PRESIDENT BUSH did the right thing yesterday in snubbing Gerry Adams, leader of Northern Ireland's Sinn Fein, by not agreeing to meet with him for St. Patrick's Day. Sen. Edward M. Kennedy did the right thing in snubbing him, too. Now, neither should do the wrong thing by trying to keep the nationalist party permanently frozen out of the negotiations over the future of Ulster.
The Good Friday agreement of 1998 put Northern Ireland on the path to a resolution of its sectarian troubles, but in the seven years since then, that path has proved to be neither smooth nor straight. A major problem has been the refusal of the Irish Republican Army to disarm, although violence in the province fell substantially. But two recent events put the IRA in an especially harsh light: First, in December, it was accused of hitting a Belfast bank and pulling off the largest theft of cash in history (about $50 million). Then, a month later, a gang of men from the IRA were accused of killing a Belfast Catholic named Robert McCartney.
Mr. McCartney's fiancM-ie and five sisters, refusing to be cowed, went public with their anger. They have demanded justice - in a court of law, not by some other band of gunmen - and yesterday they met with Mr. Bush. Senator Kennedy rightly pointed out that in modern Europe there can be no room for a political party (Sinn Fein) maintaining a private militia (the IRA). The IRA, he said, must go.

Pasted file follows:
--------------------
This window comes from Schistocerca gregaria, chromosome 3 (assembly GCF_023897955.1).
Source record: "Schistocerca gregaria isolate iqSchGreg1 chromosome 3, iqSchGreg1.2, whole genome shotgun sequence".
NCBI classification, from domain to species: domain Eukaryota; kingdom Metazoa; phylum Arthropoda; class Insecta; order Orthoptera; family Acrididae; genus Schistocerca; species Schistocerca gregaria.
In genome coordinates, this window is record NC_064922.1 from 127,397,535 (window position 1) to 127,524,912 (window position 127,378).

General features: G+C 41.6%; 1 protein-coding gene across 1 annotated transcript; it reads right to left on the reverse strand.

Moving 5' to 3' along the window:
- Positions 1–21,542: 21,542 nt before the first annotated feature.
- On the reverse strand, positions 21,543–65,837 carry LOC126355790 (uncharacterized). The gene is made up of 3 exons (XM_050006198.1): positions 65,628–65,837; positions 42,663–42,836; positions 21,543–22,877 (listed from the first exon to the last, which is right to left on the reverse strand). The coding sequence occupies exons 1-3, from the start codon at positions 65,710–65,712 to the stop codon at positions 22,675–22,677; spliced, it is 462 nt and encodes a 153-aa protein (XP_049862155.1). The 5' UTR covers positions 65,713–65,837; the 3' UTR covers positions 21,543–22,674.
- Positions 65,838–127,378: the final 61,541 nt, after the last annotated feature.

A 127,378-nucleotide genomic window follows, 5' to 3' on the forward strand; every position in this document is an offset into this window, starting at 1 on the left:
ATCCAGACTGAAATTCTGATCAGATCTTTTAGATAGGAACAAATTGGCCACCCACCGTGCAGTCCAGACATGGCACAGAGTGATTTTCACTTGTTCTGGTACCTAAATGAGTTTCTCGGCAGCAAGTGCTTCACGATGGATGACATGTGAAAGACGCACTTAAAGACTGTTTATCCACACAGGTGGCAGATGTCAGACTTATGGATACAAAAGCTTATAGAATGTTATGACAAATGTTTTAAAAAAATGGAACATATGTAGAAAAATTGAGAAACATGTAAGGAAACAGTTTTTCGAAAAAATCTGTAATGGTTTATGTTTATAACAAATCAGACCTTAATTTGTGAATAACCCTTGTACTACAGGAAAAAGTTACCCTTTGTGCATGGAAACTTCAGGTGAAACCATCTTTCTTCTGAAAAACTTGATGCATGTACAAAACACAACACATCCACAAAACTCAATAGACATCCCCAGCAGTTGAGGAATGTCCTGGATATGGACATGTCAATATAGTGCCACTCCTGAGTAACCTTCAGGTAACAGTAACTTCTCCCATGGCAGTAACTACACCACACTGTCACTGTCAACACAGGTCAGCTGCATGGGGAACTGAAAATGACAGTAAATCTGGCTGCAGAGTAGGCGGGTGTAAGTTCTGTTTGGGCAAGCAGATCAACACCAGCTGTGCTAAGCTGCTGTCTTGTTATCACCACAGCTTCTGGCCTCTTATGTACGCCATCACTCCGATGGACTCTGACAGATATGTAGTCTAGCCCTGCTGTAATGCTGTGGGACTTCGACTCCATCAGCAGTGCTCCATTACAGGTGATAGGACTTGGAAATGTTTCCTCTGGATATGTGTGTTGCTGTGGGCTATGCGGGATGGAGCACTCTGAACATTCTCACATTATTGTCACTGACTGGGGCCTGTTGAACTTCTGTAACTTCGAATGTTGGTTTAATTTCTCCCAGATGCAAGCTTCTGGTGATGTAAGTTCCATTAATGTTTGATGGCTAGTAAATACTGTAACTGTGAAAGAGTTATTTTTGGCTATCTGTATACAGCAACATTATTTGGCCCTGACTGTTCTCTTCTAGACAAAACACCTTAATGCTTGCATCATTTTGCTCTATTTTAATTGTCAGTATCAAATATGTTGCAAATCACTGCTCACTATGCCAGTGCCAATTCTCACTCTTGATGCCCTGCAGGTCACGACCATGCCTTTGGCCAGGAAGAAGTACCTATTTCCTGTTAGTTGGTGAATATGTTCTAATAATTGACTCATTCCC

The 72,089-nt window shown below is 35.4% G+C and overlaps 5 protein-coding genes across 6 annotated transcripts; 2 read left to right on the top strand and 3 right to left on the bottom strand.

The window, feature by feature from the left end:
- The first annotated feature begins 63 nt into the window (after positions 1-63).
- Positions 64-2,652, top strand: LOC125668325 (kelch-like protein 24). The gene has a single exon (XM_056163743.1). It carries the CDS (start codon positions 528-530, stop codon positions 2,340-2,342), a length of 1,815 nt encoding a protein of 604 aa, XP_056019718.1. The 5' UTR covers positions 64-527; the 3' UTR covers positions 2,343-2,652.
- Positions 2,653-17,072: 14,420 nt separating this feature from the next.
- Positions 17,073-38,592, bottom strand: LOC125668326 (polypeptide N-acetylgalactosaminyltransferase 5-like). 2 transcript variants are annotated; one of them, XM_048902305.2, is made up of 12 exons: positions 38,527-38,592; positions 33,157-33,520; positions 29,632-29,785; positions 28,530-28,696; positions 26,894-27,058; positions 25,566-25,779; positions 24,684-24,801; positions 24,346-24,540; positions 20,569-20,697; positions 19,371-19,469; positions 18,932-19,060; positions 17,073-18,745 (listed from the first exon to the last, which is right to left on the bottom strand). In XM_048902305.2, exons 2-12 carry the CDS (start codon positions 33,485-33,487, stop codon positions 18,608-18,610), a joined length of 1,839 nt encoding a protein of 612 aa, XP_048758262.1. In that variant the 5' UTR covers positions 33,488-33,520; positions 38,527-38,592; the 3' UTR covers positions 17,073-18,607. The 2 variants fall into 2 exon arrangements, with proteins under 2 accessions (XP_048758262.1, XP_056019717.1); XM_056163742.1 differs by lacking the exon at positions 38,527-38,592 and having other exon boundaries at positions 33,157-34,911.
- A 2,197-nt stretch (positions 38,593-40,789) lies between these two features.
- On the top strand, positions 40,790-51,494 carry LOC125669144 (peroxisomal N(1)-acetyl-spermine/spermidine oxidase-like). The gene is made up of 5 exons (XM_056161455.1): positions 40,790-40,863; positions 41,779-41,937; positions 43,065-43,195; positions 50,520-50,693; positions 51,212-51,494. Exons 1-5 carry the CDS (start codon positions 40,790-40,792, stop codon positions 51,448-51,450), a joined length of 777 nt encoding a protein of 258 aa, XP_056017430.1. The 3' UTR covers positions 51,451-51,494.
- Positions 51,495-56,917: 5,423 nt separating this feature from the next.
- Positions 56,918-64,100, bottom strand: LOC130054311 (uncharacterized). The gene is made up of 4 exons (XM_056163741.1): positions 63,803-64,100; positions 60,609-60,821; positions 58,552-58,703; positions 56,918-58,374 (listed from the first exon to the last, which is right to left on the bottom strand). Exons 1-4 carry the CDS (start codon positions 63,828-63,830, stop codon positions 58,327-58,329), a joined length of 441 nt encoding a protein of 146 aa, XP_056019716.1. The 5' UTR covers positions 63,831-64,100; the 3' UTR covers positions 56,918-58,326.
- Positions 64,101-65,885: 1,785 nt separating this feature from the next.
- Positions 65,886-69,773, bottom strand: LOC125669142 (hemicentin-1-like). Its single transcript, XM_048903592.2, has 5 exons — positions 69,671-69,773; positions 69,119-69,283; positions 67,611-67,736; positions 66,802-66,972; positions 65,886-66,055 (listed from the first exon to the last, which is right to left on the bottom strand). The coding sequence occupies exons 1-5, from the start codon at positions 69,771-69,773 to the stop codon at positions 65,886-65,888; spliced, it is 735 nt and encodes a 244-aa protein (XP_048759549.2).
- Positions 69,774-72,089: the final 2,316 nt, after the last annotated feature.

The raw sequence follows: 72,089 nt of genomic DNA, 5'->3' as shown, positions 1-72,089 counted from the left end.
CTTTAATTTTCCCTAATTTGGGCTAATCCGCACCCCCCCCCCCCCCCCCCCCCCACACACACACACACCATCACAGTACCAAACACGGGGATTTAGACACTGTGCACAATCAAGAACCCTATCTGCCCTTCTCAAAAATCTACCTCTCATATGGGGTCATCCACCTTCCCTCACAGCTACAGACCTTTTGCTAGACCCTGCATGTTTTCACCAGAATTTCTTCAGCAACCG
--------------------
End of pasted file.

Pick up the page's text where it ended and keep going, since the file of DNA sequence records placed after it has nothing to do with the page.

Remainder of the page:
No objections here to that. But a decision to cut off all engagement with Sinn Fein as long as the IRA exists would be foolish and self-defeating. It is worth remembering that the drearily endless troubles in Northern Ireland began to wind down after more than 20 years when President Bill Clinton expressed a willingness to deal with Mr. Adams. Sinn Fein came in out of the cold and, with the mediation of former Sen. George J. Mitchell, the Good Friday pact was reached.
Recalcitrance on the part of Mr. Adams and his cohorts since then justifies prodding and scolding from Washington (and London and Dublin). But to give up on Sinn Fein now would be to give up on a peaceful settlement. It would encourage the worst elements in the IRA and the various other bands that have splintered off from it.
Bertie Ahern, the Irish prime minister, pointed out during a visit to Baltimore on Wednesday that the Republic of Ireland has the fastest-growing economy in Europe, and that for the first time in history Ireland now has more people moving in than out (30,000 Poles last year, for instance, taking advantage of their new European Union membership). Ireland enjoys unparalleled prosperity. The people of Ulster could share in that, rather than in the culture of hard men that has left the McCartneys so angry and bereaved. And this recognition makes the prospect of a real, permanent settlement that much more enticing, and that much more doable.